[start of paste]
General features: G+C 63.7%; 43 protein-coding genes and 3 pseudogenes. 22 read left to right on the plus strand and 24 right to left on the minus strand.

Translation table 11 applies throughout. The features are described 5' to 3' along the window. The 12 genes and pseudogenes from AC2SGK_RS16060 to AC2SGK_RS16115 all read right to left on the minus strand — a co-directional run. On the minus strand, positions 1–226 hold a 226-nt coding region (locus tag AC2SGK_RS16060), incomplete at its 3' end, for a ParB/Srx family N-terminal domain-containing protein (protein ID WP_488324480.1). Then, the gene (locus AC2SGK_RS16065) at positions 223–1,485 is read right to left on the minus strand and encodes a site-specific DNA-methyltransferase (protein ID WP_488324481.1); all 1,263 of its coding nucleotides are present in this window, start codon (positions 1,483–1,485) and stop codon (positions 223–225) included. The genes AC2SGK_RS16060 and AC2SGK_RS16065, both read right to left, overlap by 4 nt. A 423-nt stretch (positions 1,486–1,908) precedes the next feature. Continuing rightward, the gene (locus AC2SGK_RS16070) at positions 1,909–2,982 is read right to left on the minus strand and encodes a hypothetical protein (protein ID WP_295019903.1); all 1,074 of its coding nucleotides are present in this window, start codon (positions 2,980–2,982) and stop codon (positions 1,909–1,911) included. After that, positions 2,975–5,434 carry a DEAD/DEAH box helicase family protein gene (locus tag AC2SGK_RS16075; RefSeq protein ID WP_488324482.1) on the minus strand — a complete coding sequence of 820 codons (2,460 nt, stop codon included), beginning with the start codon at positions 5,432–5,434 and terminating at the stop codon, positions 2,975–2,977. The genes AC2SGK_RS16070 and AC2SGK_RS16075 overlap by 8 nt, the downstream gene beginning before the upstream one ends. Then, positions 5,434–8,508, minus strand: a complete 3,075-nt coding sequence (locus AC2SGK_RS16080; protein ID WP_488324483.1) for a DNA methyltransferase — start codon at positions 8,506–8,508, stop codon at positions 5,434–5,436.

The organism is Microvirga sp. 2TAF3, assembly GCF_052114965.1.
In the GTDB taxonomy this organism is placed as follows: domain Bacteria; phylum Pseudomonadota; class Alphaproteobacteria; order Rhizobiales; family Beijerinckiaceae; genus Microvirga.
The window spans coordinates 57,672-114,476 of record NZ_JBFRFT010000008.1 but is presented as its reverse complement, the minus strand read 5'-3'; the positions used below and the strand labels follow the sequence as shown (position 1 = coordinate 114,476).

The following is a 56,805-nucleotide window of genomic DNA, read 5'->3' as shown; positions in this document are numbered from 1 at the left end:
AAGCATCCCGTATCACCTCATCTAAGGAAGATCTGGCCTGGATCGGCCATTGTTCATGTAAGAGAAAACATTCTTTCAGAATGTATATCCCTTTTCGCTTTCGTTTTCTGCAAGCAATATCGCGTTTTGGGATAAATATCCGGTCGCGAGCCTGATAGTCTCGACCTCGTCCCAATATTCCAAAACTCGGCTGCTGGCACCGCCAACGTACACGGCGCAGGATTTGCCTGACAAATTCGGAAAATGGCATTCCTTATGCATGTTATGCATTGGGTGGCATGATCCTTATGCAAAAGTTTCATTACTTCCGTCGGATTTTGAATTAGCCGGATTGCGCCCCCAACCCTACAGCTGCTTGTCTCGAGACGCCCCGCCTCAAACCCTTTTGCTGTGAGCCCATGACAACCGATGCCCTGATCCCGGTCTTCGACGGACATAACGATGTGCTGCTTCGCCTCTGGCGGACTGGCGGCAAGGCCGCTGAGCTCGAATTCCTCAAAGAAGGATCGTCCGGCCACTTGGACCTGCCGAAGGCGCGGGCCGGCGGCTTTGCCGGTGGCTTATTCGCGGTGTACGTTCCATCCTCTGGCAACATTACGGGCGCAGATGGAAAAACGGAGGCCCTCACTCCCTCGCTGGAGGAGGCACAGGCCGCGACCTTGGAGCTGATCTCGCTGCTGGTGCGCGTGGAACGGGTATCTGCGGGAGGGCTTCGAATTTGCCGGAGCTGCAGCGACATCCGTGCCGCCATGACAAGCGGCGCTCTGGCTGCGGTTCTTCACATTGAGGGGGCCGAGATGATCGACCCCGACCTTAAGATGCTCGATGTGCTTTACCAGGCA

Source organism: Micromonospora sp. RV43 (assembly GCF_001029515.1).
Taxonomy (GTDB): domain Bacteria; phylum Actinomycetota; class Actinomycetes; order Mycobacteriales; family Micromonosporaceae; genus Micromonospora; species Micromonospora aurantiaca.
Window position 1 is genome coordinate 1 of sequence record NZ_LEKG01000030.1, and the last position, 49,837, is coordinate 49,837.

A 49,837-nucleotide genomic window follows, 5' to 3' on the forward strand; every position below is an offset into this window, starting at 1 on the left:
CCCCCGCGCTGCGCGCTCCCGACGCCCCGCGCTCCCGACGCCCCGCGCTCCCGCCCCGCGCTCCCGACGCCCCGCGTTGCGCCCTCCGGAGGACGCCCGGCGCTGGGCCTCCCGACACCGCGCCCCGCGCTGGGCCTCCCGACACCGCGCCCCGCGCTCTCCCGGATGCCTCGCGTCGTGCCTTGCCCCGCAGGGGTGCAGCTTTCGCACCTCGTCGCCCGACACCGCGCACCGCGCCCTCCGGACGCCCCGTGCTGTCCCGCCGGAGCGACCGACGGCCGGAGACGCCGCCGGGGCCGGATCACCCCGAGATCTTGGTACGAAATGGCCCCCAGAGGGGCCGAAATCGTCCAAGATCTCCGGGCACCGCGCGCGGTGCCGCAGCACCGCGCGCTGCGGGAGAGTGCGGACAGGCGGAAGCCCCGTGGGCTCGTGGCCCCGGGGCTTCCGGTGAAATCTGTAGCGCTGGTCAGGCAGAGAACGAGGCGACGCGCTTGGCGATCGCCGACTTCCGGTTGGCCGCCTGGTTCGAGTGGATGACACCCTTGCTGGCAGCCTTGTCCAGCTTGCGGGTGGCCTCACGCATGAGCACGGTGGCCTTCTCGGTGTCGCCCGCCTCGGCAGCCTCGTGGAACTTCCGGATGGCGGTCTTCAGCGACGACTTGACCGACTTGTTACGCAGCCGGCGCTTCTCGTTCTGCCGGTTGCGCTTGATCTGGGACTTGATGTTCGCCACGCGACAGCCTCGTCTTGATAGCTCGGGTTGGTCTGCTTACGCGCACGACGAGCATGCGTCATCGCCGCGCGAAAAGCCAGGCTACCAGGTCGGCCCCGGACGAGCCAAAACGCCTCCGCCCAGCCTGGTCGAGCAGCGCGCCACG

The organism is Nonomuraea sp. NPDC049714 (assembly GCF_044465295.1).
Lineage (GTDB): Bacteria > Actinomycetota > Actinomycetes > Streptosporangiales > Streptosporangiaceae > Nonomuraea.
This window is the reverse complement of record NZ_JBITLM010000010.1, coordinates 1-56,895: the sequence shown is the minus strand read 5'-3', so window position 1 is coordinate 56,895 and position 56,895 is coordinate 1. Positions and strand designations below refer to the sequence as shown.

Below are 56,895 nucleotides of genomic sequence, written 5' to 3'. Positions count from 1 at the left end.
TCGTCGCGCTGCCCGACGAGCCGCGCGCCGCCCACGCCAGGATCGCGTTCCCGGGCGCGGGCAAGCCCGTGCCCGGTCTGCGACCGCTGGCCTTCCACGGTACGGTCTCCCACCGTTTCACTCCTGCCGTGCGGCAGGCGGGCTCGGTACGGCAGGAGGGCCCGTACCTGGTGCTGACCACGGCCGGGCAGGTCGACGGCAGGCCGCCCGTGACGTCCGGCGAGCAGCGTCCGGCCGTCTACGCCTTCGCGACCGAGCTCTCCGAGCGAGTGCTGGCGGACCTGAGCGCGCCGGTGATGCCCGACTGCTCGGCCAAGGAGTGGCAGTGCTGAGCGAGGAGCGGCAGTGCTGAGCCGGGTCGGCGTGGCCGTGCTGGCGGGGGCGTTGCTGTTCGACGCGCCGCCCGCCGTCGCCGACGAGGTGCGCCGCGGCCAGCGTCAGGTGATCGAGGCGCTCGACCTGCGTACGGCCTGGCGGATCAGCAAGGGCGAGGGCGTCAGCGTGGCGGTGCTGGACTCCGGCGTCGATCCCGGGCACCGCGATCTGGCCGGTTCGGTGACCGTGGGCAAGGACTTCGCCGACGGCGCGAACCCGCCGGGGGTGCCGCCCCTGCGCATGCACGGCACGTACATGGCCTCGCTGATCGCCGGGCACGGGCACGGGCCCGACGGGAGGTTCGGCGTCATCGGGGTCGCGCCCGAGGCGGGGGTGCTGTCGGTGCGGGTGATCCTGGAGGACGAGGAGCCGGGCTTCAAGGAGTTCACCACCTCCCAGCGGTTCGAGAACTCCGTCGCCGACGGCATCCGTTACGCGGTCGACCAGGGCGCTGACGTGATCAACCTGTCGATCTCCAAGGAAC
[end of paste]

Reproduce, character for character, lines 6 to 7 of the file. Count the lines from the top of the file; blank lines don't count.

The following is a 56,805-nucleotide window of genomic DNA, read 5'->3' as shown; positions in this document are numbered from 1 at the left end:
AAGCATCCCGTATCACCTCATCTAAGGAAGATCTGGCCTGGATCGGCCATTGTTCATGTAAGAGAAAACATTCTTTCAGAATGTATATCCCTTTTCGCTTTCGTTTTCTGCAAGCAATATCGCGTTTTGGGATAAATATCCGGTCGCGAGCCTGATAGTCTCGACCTCGTCCCAATATTCCAAAACTCGGCTGCTGGCACCGCCAACGTACACGGCGCAGGATTTGCCTGACAAATTCGGAAAATGGCATTCCTTATGCATGTTATGCATTGGGTGGCATGATCCTTATGCAAAAGTTTCATTACTTCCGTCGGATTTTGAATTAGCCGGATTGCGCCCCCAACCCTACAGCTGCTTGTCTCGAGACGCCCCGCCTCAAACCCTTTTGCTGTGAGCCCATGACAACCGATGCCCTGATCCCGGTCTTCGACGGACATAACGATGTGCTGCTTCGCCTCTGGCGGACTGGCGGCAAGGCCGCTGAGCTCGAATTCCTCAAAGAAGGATCGTCCGGCCACTTGGACCTGCCGAAGGCGCGGGCCGGCGGCTTTGCCGGTGGCTTATTCGCGGTGTACGTTCCATCCTCTGGCAACATTACGGGCGCAGATGGAAAAACGGAGGCCCTCACTCCCTCGCTGGAGGAGGCACAGGCCGCGACCTTGGAGCTGATCTCGCTGCTGGTGCGCGTGGAACGGGTATCTGCGGGAGGGCTTCGAATTTGCCGGAGCTGCAGCGACATCCGTGCCGCCATGACAAGCGGCGCTCTGGCTGCGGTTCTTCACATTGAGGGGGCCGAGATGATCGACCCCGACCTTAAGATGCTCGATGTGCTTTACCAGGCA